But this is a video by an Institute that treats children who have experienced trauma. Typically, I would say if you’re looking for a YouTube video, look at who put out the video, who uploaded it, and if they’re associated with an organization or with a private practice, even then their information will probably be a lot better than someone who’s got kind of like a silly username. It doesn’t have any other helpful information in the description. 

There are, of course, other websites that you can use. In Houston, the Children’s Assessment Center is the absolute best resource for children and sexual abuse. Anyone can go at any age, actually, even adults who had experienced sexual abuse as a child. You can go there for therapy, or for family advocates. It’s a really wonderful place. Both places have free resources and they are for children and families that have experienced grief. They do free therapy, and they also have a lot of events.

It can be really helpful and powerful for children and adolescents to read books containing the same things that they have because trauma can be very isolating.

There’s also the Trauma & Grief Center in Houston. They used to be part of Texas Children’s Hospital, but now they are part of a different organization. This link here has a ton of free resources. They have webinars and literature available for parents and caregivers that are looking to learn how to work with their children or adolescents that have experienced trauma.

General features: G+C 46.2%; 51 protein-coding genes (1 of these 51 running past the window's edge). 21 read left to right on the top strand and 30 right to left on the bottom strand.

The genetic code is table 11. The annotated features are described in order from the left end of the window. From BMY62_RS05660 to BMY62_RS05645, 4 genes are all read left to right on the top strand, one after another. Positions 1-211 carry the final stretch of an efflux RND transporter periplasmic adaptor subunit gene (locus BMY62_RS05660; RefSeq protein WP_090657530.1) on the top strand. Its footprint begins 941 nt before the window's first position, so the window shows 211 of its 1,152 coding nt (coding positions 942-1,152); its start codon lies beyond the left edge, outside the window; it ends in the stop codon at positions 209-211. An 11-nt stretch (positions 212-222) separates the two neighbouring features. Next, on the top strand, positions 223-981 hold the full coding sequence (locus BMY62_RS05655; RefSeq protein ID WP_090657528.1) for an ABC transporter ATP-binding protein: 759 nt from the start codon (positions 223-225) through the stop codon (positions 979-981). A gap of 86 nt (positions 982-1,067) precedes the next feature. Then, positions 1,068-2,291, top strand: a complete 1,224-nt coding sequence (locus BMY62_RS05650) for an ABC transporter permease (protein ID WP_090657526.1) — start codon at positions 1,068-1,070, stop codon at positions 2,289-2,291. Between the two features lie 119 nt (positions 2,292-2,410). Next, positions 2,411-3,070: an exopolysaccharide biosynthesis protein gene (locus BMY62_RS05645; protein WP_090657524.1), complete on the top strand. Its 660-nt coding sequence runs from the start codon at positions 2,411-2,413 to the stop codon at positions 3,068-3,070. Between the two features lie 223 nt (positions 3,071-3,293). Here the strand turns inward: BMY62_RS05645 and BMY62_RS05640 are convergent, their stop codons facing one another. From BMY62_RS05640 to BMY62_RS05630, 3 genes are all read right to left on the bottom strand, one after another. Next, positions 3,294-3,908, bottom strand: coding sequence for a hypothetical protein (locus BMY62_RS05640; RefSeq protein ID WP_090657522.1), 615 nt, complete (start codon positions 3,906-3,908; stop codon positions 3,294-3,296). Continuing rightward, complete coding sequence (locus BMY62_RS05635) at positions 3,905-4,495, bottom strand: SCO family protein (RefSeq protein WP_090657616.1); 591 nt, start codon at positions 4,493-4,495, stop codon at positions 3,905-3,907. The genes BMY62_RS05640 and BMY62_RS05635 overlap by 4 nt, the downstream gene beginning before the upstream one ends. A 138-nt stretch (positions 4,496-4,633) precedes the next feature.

There’s the National Center for Traumatic Stress in Children. There’s also the American Psychological Association, a great page where they talk about how to talk about traumatic events with your child. 

Works Cited - Trauma Considerations for Children and Adolescents

About the Presenter

About the presenter - Trauma Considerations for Children and Adolescents

I realized I did not properly introduce myself. I’m Maggie Burkett Digilova. I am a therapist and I worked for a long time doing social work in community outreach before I got my master’s, I was actually working in Houston and Independent School District. I taught the language in first grade, so Spanish and English. And that’s when I really became very interested in how traumatic events can impact cognition.

All of the children that I worked with either themselves were immigrants from Central America, or their parents experienced significant trauma in early childhood and I decided that I really wanted to get my master’s and work with this population and so I’m proud to say that that is what I’ve done ever since.

Thank you and I’d love to hear from you if you have any questions or any feedback or if you might like to work together and collaborate. I really think that when it comes to trauma treatment the human capacity to harm one another is vast. I think things will only get better if we work together so please don’t be shy to reach out and look forward to hearing from working with you and thank you all for the opportunity.